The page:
Anyone in denial about the demise of the record business will find on Broadway these nights proof of death more conclusive than the disappearance of music stores from the malls or the elimination of DJs from radio stations. Two musicals staged this year—Memphis, which won the Tony Award for Best Musical, and Million Dollar Quartet, which is set in the same city in the same period and deals with many of the same themes—verify the extinction of the old-school music industry by showing it to exist now solely as sentimental myth. Having always been a middlebrow outlet of attraction for middle-class tourism, Broadway excels at packaging nostalgia as popular art. Like the vendors set up under their marquees, Broadway theaters are in the souvenir business, and the hollow plastic objects presented as rock musicals at the Shubert and Nederlander theaters are mementos of a pop culture past that never really was.

Both Memphis and Million Dollar Quartet are set in a time a bit more than fifty years ago—that is, a bit more than fifty years after the year 1900. They take place at the equinox of a hundred-plus-year period that most of us today tend to conceive as comprising the whole history of popular entertainment. (According to Playbill, the time of Memphis is “The ’50s,” and Million Dollar Quartet is loosely based on an actual event that took place on December 4, 1956.) Both shows deal with the early days of rock and roll. Memphis involves a fictional disc jockey inspired by Dewey Phillips, a real-life white boy who spun black music for teenagers of both races; and Million Dollar Quartet centers on the record producer Sam Phillips, another white Memphis music-business professional with a shrewd interest in black culture, who launched the careers of the show’s titular quartet of Elvis Presley, Carl Perkins, Jerry Lee Lewis, and Johnny Cash. (The two men named Phillips were not related, though they were friends and, briefly, business partners.) The world of these people is as distant from contemporary experience as vaudeville and silent movies were from life in the mid-1950s. Indeed, the parallel stories of Memphis and Million Dollar Quartet have about as much cultural resonance today as The Vamp, a show about a silent star played by Carol Channing, and Ankles Aweigh, a throwback to the burlesque era, had bearing on their day when they opened on Broadway in 1955.

To aging baby boomers, whose availability of time and cash make them ideal Broadway customers, the focus of these shows on the birth of the modern musical age has a flattering allure. It reinforces a solipsism that hardly needs the boost, advancing yet again the boomers’ fantasy that the world was born with them. I say this with no special pride in being over fifty myself. I don’t mind the age, at least not most of the time; but I feel embarrassed sometimes to be part of a generation whose vainglory is such that we fill theaters every night to see shows aggrandizing the circumstances of our enthusiasms—even worthy enthusiasms like rock and roll—in the heroic terms of myth. Elvis may have been “the king,” but he was not God, and it is the arrogance of my own age to think that everything of value and meaning arose with his kingdom just because we came along at the same time.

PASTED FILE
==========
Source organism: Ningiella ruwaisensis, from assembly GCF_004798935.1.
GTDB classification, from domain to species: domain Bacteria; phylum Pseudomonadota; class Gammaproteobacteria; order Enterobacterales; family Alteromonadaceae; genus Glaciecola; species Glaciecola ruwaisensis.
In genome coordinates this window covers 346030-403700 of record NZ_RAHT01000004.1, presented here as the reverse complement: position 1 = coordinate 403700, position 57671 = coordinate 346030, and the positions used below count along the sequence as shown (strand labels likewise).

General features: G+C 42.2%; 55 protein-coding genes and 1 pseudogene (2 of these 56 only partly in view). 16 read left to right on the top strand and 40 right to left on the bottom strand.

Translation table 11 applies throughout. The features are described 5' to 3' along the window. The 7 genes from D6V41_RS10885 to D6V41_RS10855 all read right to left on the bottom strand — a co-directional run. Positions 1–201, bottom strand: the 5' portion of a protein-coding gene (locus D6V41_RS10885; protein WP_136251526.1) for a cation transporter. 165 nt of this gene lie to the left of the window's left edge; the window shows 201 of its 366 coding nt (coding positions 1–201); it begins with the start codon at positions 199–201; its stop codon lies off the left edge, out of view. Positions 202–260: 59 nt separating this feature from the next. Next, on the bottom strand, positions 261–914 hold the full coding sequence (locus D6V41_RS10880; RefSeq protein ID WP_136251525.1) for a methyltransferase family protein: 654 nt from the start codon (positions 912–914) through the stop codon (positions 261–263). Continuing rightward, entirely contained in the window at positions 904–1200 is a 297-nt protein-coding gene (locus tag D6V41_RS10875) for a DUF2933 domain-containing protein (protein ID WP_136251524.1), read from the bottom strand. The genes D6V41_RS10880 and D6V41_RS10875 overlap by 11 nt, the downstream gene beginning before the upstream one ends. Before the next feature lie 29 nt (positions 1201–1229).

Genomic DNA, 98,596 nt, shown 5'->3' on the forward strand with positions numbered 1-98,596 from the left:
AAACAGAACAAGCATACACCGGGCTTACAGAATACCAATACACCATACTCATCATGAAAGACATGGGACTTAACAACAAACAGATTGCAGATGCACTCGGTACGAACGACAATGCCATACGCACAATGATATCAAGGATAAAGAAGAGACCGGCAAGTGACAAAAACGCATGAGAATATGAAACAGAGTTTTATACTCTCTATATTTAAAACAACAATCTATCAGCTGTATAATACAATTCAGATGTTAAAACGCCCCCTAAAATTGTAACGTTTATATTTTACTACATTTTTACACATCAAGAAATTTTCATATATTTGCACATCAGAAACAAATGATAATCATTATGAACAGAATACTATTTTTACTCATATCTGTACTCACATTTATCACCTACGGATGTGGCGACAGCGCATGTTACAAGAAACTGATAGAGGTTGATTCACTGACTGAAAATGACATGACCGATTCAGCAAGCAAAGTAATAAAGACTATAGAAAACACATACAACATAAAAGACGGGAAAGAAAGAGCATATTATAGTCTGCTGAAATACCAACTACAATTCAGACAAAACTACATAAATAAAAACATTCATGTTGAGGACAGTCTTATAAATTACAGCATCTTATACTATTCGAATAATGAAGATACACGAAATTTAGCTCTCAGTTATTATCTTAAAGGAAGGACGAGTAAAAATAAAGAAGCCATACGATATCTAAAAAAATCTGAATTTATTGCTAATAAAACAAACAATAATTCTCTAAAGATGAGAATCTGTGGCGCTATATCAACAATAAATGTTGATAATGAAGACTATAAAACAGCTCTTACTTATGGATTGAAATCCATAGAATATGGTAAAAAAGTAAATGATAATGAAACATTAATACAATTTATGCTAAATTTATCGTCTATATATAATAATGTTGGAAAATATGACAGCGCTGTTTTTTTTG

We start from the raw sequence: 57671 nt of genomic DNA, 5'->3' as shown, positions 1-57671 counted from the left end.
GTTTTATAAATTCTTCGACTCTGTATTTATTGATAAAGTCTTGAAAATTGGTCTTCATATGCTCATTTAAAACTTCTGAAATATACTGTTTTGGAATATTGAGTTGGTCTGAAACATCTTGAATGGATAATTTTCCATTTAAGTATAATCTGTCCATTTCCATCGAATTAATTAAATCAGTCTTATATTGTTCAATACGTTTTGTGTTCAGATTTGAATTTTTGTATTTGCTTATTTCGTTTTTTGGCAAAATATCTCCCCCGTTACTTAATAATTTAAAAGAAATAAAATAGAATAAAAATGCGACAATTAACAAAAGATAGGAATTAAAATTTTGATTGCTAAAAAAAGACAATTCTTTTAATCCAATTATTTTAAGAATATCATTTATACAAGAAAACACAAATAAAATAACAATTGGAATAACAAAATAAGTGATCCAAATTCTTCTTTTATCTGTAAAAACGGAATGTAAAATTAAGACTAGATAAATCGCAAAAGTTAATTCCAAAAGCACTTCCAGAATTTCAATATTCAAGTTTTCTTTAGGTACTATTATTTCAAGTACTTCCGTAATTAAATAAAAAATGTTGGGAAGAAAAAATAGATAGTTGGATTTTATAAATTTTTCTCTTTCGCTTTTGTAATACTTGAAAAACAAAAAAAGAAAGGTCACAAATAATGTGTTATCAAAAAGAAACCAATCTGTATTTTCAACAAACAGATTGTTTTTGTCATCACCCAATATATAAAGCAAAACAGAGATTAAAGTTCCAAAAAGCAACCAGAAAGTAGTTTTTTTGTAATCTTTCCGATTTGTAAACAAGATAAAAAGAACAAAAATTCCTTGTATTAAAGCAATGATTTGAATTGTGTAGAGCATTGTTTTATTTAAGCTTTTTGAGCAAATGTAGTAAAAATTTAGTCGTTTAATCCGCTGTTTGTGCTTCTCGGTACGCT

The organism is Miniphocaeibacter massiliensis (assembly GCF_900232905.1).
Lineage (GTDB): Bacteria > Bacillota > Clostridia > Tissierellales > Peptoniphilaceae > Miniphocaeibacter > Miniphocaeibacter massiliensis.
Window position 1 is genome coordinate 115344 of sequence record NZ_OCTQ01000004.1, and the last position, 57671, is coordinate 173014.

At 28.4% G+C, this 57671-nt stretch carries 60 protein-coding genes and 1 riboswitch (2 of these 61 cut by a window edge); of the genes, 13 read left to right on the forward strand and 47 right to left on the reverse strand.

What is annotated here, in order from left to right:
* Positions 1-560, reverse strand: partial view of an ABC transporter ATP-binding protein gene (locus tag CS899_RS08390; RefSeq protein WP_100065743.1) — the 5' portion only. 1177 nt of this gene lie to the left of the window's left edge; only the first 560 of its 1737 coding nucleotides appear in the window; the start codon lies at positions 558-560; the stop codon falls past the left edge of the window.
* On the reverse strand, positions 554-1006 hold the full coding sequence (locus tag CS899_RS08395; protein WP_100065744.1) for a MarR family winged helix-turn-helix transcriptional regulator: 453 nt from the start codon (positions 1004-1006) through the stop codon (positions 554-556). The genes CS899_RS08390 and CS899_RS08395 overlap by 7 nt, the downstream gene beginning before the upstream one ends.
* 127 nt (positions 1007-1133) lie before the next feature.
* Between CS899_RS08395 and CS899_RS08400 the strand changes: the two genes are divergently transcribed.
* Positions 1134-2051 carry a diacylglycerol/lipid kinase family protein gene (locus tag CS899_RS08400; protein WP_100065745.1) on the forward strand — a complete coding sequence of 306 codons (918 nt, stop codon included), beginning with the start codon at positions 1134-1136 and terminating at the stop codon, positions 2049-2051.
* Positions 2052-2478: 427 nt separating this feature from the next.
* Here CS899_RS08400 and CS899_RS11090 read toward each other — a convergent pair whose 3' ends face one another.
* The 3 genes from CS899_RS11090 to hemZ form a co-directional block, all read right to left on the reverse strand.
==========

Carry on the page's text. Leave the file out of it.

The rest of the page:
Memphis serves as the setting of both shows because of its critical function in rock history as the provenance of both Dewey Phillips’s show on WHBQ radio and Sam Phillips’s label, Sun Records, which recorded the pivotal white rockers as well as their black predecessors Muddy Waters and Howlin’ Wolf, among others. For the prologue to Last Train to Memphis, the first book in his fine two-volume biography of Elvis, Peter Guralnick chose to describe the day in 1950 when Sam Phillips first met Dewey Phillips. In Guralnick’s elegant and affectionate account, Sam “wanted so badly to meet” Dewey to share their common passion for African American music and culture. Sam Phillips explained to Guralnick that it was “genuine, untutored Negro” music he loved, and the musicians he sought were “Negroes with field mud on their boots and patches in their overalls [and] battered instruments and unfettered techniques.” As Guralnick points out, “The music that he was attempting to record was the very music that Dewey Phillips was playing on the air.”

Needless to say, neither of the Phillips men was looking for a singer like Paul Robeson, who was educated at Rutgers and Columbia; or a musician like Louis Armstrong, who had rather fettered technique and who played fastidiously cared-for trumpets; or a composer like Duke Ellington, who would not have gone out in public with a patch on his socks. Sam Phillips, like Alan Lomax before him, performed an invaluable service to posterity by documenting the art of African Americans, as well as that of their white peers and imitators, who were working in a vernacular milieu widely seen by most whites as disreputable—Phillips doing so for small fees to the artists, Lomax under contract to the Library of Congress. Muddy Waters knocked on Phillips’s door and Phillips let him in. Yet Waters, as the one doing the knocking, represented opportunity for Phillips as much as Phillips did for Waters. Moreover, the propositions that “untutored” music is more “genuine,” and that filth or deficiency confer authenticity, have always been racism and classism passing for egalitarianism.